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Wage Gap Persists in Most Occupations, Sales Jobs Worst Paying for Women

According to new analysis by the Institute for Women’s Policy Research (IWPR), women earn less than men in nearly all of the 114 most common occupations. Women’s wages are lower than men’s even in occupations dominated by men and women have the worst earnings compared to men in sales occupations, such as insurance and retail sales.
Apr 09, 2013

Washington, DC–According to new analysis by the Institute for Women’s Policy Research (IWPR), women earn less than men in nearly all of the 114 most common occupations. Women’s wages are lower than men’s even in occupations dominated by men and women have the worst earnings compared to men in sales occupations, such as insurance and retail sales.

Occupations dominated by women provide lower earnings: Four of the ten most common occupations for women, ‘maids and housekeeping cleaners, ‘waitresses,’ ‘cashiers and ‘nursing, psychiatric and home health aides,’ have median earnings for a full-time week of work that are insufficient to lift a family of four out of poverty. Women are more than twice as likely as men to work in occupations with poverty wages.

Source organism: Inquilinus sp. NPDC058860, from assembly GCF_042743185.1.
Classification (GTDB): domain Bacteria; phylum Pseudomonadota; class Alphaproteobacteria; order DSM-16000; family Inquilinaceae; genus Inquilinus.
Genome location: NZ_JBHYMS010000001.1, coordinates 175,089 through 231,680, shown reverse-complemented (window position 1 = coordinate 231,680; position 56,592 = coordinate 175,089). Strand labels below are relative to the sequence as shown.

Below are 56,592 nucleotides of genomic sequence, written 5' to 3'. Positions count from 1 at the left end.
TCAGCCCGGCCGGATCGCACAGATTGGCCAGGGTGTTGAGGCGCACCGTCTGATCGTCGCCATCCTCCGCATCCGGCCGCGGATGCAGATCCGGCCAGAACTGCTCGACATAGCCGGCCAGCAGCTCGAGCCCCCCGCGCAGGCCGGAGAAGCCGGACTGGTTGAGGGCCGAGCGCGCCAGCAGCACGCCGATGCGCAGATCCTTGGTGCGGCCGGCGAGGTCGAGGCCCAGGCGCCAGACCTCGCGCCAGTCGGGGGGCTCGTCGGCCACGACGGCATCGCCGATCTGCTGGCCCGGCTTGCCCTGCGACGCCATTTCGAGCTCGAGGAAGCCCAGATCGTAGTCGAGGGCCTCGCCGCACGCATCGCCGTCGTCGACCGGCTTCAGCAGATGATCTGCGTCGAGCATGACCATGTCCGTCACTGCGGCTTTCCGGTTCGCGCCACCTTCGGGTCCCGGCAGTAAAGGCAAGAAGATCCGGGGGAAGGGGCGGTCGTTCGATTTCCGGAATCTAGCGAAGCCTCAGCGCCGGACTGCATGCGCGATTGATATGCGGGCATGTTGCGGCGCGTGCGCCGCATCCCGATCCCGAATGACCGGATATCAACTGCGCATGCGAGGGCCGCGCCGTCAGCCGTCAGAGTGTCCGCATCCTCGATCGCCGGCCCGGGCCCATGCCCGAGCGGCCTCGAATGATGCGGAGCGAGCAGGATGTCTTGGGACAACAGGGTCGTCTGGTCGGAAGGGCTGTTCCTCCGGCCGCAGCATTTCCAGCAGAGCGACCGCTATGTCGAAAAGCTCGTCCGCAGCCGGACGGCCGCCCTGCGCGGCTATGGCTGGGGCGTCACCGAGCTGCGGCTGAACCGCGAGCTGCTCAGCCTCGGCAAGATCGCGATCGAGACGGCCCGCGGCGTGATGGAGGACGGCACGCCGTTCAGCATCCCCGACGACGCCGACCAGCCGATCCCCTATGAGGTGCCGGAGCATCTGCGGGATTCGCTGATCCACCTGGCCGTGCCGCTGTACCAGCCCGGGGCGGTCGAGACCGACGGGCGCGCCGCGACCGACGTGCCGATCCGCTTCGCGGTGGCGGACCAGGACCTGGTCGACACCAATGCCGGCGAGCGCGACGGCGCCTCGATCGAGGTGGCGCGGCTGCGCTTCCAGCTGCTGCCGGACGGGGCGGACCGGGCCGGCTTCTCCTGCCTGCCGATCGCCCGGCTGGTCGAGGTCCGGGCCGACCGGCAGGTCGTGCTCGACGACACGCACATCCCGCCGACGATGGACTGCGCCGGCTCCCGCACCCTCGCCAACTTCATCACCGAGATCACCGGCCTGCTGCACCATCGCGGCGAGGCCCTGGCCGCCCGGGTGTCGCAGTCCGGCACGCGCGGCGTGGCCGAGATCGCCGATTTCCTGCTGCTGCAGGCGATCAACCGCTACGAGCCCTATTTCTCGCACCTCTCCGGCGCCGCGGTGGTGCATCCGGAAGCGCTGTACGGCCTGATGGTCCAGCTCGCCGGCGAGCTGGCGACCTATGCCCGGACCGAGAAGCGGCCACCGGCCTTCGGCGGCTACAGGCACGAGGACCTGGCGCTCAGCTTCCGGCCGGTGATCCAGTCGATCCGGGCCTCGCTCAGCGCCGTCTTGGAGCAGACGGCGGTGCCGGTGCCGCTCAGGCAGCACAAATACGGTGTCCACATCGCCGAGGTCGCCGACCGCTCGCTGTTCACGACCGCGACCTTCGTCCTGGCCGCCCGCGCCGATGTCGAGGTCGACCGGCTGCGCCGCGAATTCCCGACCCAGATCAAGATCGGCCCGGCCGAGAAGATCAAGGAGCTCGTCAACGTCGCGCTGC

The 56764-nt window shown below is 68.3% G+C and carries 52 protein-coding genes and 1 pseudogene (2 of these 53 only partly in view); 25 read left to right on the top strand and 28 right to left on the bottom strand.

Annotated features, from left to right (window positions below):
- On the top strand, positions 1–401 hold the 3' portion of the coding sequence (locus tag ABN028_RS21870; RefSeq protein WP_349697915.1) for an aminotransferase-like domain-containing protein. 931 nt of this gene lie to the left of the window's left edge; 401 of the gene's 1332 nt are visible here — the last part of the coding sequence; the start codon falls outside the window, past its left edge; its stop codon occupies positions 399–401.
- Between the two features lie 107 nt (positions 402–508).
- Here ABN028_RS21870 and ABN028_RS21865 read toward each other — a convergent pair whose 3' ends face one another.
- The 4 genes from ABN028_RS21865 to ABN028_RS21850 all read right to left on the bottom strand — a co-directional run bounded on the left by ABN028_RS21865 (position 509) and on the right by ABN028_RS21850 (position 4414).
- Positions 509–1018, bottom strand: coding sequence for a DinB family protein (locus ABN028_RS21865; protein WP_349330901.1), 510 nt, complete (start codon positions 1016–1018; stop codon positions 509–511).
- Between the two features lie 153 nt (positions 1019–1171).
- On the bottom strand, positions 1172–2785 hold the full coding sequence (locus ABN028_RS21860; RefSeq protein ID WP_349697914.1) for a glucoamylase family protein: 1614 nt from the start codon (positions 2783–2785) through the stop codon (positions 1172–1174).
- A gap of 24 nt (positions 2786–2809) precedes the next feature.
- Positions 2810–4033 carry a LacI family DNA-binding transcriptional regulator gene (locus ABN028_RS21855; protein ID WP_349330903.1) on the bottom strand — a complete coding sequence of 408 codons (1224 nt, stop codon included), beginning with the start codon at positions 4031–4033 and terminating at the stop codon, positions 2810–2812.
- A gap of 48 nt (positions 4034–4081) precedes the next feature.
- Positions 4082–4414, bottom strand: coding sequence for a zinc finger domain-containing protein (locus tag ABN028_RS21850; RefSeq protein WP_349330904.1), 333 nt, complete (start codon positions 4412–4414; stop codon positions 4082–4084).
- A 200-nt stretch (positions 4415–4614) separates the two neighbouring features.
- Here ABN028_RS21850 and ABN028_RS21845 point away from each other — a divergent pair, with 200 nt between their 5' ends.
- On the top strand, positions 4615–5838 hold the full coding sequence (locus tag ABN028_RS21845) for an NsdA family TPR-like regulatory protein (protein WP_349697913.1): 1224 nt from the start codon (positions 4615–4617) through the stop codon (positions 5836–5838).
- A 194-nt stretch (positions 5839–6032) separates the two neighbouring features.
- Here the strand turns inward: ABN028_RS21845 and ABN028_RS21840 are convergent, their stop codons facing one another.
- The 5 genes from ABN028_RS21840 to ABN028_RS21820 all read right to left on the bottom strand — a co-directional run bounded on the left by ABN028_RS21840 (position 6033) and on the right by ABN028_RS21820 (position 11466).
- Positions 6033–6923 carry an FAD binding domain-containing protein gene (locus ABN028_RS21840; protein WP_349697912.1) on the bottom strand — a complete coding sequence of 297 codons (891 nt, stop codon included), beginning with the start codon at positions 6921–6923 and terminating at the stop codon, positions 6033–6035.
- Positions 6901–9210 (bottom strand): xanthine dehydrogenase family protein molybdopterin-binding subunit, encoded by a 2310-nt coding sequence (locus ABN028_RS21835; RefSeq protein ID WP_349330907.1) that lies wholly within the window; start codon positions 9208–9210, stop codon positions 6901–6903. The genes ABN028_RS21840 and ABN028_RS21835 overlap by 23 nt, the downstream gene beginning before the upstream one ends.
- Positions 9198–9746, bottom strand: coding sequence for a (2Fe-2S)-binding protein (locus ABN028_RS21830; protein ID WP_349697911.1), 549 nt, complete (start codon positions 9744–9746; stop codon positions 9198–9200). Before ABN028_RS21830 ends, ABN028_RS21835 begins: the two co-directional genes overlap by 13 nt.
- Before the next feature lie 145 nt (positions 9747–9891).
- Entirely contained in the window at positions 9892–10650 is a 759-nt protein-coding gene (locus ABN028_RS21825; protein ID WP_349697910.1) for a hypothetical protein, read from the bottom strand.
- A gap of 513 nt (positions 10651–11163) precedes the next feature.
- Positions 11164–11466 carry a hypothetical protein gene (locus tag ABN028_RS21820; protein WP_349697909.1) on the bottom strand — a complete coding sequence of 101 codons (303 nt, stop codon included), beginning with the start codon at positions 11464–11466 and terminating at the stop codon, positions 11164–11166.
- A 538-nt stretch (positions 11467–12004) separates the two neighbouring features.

“The most common occupations for women show how far women have come, with good earnings in many occupations,” said Dr. Heidi Hartmann, President of IWPR. “But they also show the desperate, and all too common, problem of low pay for many women.”

Women ‘insurance sales agents’ face the largest gender wage gap; women’s median weekly earnings of $641 are only 64.3 percent of men’s median weekly earnings of $1026. ‘Retails sales persons,’ among the twenty largest occupations for both women and men, have an earnings ratio for women of 64.3 percent. Latina women’s median earnings in sales occupations are only 45.5 percent of white men’s earnings, the group with the highest median earnings in all sales occupations.

“Year after year, it is occupations with high commission payments that do worst for women,” said Ariane Hegewisch, IWPR Study Director. “Given lack of pay transparency, we have to rely on lawsuit evidence showing that women are not less likely to work hard in these jobs, but are less likely to be given the higher earning accounts or work in the big buck sales departments.”

The fact sheet is updated annually by IWPR and provides median earnings for the twenty largest occupations for women and men and distributions across occupational groups by gender and race, based on weekly earnings data from the U.S. Department of Labor’s Current Population Survey.

 

The Institute for Women's Policy Research (IWPR) is a 501(c)(3) tax-exempt organization that conducts rigorous research and disseminates its findings to address the needs of women and their families, promote public dialogue, and strengthen communities and societies.

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